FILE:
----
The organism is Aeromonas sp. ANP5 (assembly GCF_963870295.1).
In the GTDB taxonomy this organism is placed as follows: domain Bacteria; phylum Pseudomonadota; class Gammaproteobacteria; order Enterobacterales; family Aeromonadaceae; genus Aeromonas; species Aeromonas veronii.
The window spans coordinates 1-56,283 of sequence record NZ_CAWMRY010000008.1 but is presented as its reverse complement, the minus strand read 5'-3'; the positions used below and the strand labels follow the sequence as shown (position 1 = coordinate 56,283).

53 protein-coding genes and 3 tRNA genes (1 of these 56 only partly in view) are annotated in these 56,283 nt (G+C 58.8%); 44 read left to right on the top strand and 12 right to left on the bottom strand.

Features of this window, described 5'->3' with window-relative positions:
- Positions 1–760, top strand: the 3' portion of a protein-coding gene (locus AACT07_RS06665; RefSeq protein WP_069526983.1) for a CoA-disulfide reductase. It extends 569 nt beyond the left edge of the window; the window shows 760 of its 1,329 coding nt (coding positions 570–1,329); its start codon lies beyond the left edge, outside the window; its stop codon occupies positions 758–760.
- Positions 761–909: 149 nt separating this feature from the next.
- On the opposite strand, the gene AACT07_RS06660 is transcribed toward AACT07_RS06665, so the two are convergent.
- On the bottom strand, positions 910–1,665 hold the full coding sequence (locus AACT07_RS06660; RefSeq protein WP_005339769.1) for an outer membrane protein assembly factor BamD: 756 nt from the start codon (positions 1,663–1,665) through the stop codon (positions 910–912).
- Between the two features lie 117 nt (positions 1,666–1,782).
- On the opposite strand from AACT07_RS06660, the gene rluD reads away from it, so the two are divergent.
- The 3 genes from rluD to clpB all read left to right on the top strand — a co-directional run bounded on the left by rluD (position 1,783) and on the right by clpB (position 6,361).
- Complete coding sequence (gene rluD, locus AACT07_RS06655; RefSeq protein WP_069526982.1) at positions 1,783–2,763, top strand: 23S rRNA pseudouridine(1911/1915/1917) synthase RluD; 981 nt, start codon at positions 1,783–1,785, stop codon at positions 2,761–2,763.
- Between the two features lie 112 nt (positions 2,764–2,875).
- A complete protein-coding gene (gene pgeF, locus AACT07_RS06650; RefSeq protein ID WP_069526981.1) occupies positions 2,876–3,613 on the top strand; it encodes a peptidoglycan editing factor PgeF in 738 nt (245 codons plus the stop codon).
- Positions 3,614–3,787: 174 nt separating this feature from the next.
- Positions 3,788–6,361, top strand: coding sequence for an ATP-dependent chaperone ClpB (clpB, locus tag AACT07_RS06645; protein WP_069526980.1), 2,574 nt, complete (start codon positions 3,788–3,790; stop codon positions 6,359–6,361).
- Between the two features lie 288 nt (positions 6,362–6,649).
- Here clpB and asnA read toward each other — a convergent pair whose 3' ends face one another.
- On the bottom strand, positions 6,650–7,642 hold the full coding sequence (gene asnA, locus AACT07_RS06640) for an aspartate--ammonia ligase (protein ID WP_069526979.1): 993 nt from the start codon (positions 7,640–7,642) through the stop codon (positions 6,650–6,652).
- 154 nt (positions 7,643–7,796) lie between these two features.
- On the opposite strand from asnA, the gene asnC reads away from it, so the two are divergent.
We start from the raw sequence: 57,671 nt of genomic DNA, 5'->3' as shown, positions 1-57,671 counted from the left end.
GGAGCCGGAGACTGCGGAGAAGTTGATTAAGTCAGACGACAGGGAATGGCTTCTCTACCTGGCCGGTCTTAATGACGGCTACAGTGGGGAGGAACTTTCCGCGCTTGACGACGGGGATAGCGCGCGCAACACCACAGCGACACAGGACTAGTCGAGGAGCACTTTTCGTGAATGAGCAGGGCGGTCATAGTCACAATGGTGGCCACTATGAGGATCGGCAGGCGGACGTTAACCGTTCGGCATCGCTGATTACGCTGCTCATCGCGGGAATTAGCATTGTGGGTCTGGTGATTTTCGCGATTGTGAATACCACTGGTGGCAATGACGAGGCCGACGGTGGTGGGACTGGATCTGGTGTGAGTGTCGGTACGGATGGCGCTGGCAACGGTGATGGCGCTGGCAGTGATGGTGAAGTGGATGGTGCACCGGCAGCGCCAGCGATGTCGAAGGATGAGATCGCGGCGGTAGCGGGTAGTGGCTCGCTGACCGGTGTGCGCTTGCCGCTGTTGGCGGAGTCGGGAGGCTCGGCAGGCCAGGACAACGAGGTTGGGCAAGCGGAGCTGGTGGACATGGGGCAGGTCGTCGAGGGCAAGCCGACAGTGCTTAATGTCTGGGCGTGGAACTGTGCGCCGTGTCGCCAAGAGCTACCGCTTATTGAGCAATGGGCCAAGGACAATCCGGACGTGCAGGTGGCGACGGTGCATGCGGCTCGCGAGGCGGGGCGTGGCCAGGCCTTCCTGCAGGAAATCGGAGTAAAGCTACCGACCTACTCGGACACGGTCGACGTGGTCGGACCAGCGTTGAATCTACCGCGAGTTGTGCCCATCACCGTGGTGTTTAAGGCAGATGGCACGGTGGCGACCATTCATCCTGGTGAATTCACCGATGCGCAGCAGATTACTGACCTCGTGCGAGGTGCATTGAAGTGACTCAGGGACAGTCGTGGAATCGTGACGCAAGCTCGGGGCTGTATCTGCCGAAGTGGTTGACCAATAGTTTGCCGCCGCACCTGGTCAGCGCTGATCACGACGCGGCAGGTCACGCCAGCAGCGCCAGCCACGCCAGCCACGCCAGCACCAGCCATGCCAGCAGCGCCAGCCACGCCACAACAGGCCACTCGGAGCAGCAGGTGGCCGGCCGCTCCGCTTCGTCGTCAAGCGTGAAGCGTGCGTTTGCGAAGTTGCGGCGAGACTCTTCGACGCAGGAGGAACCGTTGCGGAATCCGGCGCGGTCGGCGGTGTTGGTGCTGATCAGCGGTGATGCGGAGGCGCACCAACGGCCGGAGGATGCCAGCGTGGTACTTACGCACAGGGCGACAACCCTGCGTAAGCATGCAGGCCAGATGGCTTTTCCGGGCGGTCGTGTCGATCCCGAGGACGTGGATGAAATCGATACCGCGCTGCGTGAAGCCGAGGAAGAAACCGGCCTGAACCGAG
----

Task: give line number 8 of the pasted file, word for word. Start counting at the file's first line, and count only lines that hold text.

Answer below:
- On the opposite strand, the gene AACT07_RS06660 is transcribed toward AACT07_RS06665, so the two are convergent.